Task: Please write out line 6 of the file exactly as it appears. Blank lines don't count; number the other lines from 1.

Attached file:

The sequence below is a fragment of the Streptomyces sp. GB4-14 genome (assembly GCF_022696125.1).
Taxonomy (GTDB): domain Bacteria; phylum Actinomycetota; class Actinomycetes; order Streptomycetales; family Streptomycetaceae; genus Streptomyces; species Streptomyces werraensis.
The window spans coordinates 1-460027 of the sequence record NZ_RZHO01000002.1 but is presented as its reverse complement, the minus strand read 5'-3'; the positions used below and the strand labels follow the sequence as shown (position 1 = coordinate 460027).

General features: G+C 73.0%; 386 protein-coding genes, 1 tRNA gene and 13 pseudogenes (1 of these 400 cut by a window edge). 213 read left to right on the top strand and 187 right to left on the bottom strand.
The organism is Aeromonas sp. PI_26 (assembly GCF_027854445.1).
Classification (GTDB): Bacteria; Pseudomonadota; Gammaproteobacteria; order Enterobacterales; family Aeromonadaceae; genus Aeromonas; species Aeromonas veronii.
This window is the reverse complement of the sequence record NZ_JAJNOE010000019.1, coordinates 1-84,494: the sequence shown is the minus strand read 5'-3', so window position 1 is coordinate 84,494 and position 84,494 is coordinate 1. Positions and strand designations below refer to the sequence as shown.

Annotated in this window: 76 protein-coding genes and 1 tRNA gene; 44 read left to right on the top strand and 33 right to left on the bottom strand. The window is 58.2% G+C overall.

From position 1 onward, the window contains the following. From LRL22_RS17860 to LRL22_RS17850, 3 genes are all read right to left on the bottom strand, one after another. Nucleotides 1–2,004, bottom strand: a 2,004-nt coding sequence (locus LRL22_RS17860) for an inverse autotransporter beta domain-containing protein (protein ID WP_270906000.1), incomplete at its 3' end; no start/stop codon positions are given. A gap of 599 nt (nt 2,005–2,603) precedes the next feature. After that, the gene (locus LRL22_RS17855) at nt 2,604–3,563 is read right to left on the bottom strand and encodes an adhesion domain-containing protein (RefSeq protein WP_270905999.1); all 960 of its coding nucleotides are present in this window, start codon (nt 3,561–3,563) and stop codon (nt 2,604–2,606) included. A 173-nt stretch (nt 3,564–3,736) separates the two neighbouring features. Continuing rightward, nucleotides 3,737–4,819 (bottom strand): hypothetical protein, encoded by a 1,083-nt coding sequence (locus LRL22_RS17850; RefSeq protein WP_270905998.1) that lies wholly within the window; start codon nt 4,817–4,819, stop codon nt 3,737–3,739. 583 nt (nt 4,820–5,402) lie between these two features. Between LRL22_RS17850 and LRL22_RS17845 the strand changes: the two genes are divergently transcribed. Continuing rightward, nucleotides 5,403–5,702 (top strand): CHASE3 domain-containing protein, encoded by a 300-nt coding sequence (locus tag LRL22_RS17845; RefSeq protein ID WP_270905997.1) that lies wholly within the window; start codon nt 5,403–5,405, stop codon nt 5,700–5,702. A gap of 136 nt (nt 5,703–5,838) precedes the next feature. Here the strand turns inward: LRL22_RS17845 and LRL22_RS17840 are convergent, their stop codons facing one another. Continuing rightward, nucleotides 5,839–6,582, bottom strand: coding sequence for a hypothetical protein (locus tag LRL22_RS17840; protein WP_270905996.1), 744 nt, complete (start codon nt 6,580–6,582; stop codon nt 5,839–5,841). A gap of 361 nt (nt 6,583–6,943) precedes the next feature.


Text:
Classification (GTDB): Bacteria; Pseudomonadota; Gammaproteobacteria; order Enterobacterales; family Aeromonadaceae; genus Aeromonas; species Aeromonas veronii.